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A Review of William DeMichele’s Marks of Identity Exhibit at the Photo Center of the Capital Region

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William DeMichele’s Marks of Identity Exhibit, Review, Photo Center of the Capital Region, Troy

William DeMichele's Marks of Identity at the Photo Center of the Capital RegionThrough August 21, 2011, selected works of world-renowned local photographer, William DeMichele, are on display at the Photo Center of the Capital Region in Troy. Many of the photographs in the Marks of Identity exhibit have previously only been displayed in the Art Institute of Chicago and the American Museum of Natural History in New York City. Though DeMichele has photographed all over the world, taking pictures of people from all walks of life–including some of the world’s best known inked entertainers–this exhibit focuses solely on average people. Average people and their tattoos that is.

The photographs on display at the Photo Center illustrate the individual and their tattoos as a living breathing art form and a form of personal expression. The pictures here also go far beyond simple pictures of tattoos. These are photographs of emotions and life experiences, and they’re as diverse as the skin they’re inked on, with tattoos that range from tribal markings to flowers to numbered dates to words and phrases.

They lure and challenge their audience. With no distracting backgrounds or artistic lighting tricks, you, as an observer, are forced to consider the reasoning and purpose behind each inch of dyed skin.

DeMichele allows his subjects to express themselves through their body language, expression and clothing choice (or lack thereof). Many present straightforward smiling portraits; others project sadness, insecurity or submission. One young woman shows off her tattoos, but just as her tattoos wrap securely around her arms, she in turn wraps her arms around her torso, protecting herself from an unknown hurt.

The variety of the photographs keeps it intriguing, while the tattoos tie it all together. Some are just of individual people, others have two subjects. Some are head shots. Some are full body shots. And with no background information about the individual subjects, the audience is left to create their own back stories.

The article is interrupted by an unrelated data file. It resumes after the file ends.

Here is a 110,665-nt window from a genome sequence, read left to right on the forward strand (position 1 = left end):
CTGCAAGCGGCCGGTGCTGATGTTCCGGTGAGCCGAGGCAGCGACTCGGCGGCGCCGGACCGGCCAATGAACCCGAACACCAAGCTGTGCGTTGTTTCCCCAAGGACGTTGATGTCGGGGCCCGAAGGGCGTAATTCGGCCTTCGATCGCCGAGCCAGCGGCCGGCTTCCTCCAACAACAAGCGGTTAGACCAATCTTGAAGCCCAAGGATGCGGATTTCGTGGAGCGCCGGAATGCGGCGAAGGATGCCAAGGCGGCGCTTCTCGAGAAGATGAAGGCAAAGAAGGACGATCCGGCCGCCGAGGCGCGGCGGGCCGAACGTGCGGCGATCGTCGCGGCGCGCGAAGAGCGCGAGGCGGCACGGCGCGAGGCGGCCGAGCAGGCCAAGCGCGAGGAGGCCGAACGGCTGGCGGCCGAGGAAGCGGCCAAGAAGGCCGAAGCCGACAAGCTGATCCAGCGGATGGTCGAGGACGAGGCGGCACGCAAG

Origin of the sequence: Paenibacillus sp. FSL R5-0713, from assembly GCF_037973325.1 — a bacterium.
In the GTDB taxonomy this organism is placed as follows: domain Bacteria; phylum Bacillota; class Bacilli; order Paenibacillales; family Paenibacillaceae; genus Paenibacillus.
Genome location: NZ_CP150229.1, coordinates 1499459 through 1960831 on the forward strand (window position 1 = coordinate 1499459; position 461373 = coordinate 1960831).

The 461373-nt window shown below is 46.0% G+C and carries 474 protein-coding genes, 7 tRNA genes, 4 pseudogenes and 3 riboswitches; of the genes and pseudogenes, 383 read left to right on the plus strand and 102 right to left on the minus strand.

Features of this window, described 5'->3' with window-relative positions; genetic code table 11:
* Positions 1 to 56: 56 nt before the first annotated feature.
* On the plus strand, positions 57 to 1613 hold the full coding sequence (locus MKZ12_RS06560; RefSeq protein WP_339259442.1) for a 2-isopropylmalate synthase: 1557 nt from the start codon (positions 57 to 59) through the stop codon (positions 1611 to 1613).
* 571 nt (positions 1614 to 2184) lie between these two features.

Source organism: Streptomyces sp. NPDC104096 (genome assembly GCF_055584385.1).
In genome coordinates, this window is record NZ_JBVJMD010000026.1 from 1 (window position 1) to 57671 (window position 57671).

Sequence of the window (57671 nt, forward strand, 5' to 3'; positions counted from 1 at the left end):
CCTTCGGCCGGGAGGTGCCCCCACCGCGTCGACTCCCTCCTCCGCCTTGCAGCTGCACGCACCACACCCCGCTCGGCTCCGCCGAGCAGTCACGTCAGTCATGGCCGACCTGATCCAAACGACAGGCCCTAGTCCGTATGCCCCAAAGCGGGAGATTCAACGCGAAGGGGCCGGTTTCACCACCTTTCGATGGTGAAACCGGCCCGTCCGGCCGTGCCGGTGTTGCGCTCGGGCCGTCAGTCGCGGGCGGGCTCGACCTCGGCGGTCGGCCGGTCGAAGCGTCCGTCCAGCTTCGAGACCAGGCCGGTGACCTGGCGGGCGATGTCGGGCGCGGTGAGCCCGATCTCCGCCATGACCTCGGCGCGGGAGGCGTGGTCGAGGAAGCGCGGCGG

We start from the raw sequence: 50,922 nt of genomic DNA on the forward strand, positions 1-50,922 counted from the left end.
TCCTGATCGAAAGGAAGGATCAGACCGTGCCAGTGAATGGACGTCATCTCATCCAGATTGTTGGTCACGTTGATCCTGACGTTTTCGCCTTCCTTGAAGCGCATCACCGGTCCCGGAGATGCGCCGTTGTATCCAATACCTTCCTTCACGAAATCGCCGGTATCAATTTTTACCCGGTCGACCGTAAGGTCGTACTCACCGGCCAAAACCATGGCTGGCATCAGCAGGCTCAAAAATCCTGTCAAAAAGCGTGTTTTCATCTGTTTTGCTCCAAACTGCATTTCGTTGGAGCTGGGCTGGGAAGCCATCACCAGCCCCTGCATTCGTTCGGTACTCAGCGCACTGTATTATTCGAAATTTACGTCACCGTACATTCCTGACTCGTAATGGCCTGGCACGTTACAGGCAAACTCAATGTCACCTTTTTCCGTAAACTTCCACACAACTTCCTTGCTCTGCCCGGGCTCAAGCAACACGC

The Enigma and Katzen by William DeMicheleThe Enigma and Katzen shows a man and a woman, their faces looking directly at the camera–he looks at you with a slight dreamy smile on his face; her face is more thoughtful, serious, perhaps even sad. The man’s face and body are covered in blue puzzle pieces; the tattoos on the woman’s face and body mimic the stripes of zebra hide. Mary Ann shows a picture of a 70-year-old woman, whose first tattoo was inked while in her 60s. Her body is now completely covered in ink, from her neck to her toes. Observing the picture, you find a determined woman, one you can’t help but admire, even though her reasoning may escape you.

Using tattoos as a form of expression is not always so obvious or extreme.

In Wilma, we see a woman in her 60s or 70s. She has a kind smile on her face, the kind your second grade teacher had. But look lower and you will notice three beautiful tattooed flowers–a carnation, a rose and a mum. All above two nipple rings.

Though the pictures of older generations might be surprising (one would expect to see younger people with tattoos, even perhaps with their bodies covered in them), these pictures are also quite fascinating, and integral to the exhibit.

In today’s world, tattoos are socially acceptable. But look back just a few decades, and tattoos were largely considered an act of rebellion, excluding you from certain jobs and potentially marking you as a “freak.” Yet tattooing has been a practiced art form for thousands of years. Markings have been found on human remains as far back as the fifth millennium BC. It is thought, due to the placement of the ink, that tattooing was somehow related to acupuncture.

Tattoos in a more modern era were and are used not just for artistic purposes but also as rites of passage, marks of class status and for protection. Many tribal and religious groups and gangs use them as a form of identification. They have also been forcibly applied as punishment or for negative identification, as with Roman gladiators and Holocaust prisoners. In recent decades, tattoos have been used for cosmetic and medical reasons as well.

If after touring the exhibit you find yourself wanting more, DeMichele’s first book The Illustrated Woman is also on sale at the Photo Center.

For more information on the Marks of Identity exhibit, visit

Tara Swahlan is a Contributor to The Free George.

The Free George is the online magazine and visitors’ guide of Upstate NY, covering things from Albany to Lake Placid, including Saratoga, the Lake George region and the Adirondacks. Check out our City Blogs section for our extended coverage areas as well.

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